Like all of them, she was looking in mute astonishment at the extent of the destruction.

"Nothing? You don't feel anything?"

She shook her head. "I think ... people did this."

The shelf that had hidden the guns had been pulled away; the guns on the roof were gone as well. What were they seeing? A battle, but who had been fighting whom? Hundreds of rounds had been fired in the hallway and the control room, more in the barracks, an overturned mess. Where were the bodies? Where was the blood?

"Well, there's power," Michael declared, sitting at the control panel. His hair flowed to his shoulders now. His skin was bronzed by the sun, wind-bit and peeling at his cheekbones. He was typing into the keypad, reading the numbers that flew down the screen. "Diagnostics are good. There should be plenty of juice going up the mountain. Unless ... " He paused, patting his lips with a finger; he began to type furiously again, rose briskly to check the meters above his head, and sat down once more. He tapped the screen with the back of a long fingernail. "Here."

"Michael, just tell us," Peter said.

"It's the system backup log. Every night when the batteries get down below forty percent, they send a signal to the station, asking for more current. It's all completely automated, nothing you'd ever see happening. The first time it happened was six years ago, then just about every night ever since. Until now. Until, let's see, three hundred and twenty-three cycles ago."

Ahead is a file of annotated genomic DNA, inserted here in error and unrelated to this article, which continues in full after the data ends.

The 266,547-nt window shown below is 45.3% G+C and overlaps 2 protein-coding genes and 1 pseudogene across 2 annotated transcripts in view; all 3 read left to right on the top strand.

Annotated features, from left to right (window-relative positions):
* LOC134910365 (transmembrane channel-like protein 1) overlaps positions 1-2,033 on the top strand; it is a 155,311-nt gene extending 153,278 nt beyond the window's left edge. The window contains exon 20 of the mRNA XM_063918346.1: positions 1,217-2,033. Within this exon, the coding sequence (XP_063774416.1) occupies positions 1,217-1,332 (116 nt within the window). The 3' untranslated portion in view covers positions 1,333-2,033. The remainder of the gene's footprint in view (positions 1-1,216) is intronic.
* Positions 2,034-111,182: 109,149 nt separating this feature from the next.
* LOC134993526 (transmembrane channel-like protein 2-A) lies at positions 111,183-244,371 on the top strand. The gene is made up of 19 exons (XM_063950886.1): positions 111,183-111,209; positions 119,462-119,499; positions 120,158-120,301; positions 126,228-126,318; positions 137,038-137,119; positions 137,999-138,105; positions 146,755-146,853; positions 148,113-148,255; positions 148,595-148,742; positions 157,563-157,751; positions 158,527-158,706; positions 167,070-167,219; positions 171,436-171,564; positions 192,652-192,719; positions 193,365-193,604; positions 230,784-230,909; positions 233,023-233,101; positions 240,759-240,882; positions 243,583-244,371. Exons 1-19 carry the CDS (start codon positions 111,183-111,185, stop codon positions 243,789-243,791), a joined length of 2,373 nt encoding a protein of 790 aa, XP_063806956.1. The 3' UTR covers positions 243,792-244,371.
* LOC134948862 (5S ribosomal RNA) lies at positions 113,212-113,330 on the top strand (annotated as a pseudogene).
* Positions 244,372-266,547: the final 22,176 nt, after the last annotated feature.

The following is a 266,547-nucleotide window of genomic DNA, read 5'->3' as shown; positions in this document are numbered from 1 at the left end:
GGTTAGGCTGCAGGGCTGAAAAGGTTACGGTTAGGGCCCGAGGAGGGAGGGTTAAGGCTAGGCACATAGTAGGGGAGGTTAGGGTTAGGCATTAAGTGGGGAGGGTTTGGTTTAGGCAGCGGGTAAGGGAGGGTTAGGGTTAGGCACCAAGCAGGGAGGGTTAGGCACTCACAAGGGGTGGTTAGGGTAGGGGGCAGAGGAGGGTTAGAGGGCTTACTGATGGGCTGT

"Days, Peter."

"Michael, I don't know what that means."

"It means either somebody figured out how to fix those batteries, which I seriously doubt, or they're not drawing any current."

Alicia frowned. "That doesn't make any sense. Why wouldn't they?"

Michael hesitated; Peter could see the truth in his face.

"Because somebody turned the lights off," he said.

They spent a restless night in the bunker and set out in the morning. By half-day they had made their way through Banning and begun to ascend. When they stopped to rest beneath the shade of a tall pine, Alicia turned to Peter.